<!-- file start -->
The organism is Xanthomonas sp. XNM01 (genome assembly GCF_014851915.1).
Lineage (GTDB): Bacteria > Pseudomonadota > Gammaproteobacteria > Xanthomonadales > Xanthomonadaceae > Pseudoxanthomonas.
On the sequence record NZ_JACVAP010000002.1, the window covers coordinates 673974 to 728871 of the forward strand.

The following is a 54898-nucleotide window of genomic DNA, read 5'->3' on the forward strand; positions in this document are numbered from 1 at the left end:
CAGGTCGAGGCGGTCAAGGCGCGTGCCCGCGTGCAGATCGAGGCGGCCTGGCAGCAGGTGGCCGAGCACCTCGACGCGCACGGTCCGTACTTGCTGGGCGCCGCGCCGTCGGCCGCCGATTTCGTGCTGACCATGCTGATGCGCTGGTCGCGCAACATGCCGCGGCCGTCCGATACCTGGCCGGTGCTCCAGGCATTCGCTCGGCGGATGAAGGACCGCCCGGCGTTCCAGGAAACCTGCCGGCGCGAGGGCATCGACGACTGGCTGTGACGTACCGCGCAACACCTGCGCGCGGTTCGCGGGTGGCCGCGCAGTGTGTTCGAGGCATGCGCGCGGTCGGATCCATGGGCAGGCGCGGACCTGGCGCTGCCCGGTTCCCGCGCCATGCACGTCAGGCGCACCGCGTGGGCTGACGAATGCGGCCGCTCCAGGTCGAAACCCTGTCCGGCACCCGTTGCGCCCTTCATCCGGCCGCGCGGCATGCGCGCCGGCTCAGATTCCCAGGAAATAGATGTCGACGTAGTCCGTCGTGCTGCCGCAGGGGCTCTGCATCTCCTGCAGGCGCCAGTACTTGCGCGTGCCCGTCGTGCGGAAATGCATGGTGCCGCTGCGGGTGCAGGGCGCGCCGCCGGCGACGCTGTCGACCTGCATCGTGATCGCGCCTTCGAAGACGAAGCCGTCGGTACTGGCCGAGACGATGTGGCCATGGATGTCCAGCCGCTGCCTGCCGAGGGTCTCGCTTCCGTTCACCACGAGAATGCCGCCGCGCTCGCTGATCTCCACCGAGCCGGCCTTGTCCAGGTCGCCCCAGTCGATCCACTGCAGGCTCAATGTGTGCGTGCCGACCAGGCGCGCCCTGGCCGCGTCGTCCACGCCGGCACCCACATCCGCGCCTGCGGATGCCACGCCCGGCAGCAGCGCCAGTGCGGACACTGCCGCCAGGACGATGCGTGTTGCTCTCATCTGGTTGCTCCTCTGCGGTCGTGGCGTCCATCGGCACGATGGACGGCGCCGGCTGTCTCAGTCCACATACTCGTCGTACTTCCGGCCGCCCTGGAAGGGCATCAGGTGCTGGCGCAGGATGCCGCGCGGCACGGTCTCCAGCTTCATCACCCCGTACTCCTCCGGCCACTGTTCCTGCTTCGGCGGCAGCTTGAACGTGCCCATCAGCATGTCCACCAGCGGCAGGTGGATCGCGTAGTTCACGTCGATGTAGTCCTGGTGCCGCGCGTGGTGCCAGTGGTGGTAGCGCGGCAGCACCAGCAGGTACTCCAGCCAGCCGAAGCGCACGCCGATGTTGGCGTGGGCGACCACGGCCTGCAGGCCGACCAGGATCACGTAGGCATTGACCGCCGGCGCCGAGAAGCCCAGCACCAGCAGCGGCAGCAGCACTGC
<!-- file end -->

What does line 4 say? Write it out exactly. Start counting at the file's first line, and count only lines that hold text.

The following is a 54898-nucleotide window of genomic DNA, read 5'->3' on the forward strand; positions in this document are numbered from 1 at the left end: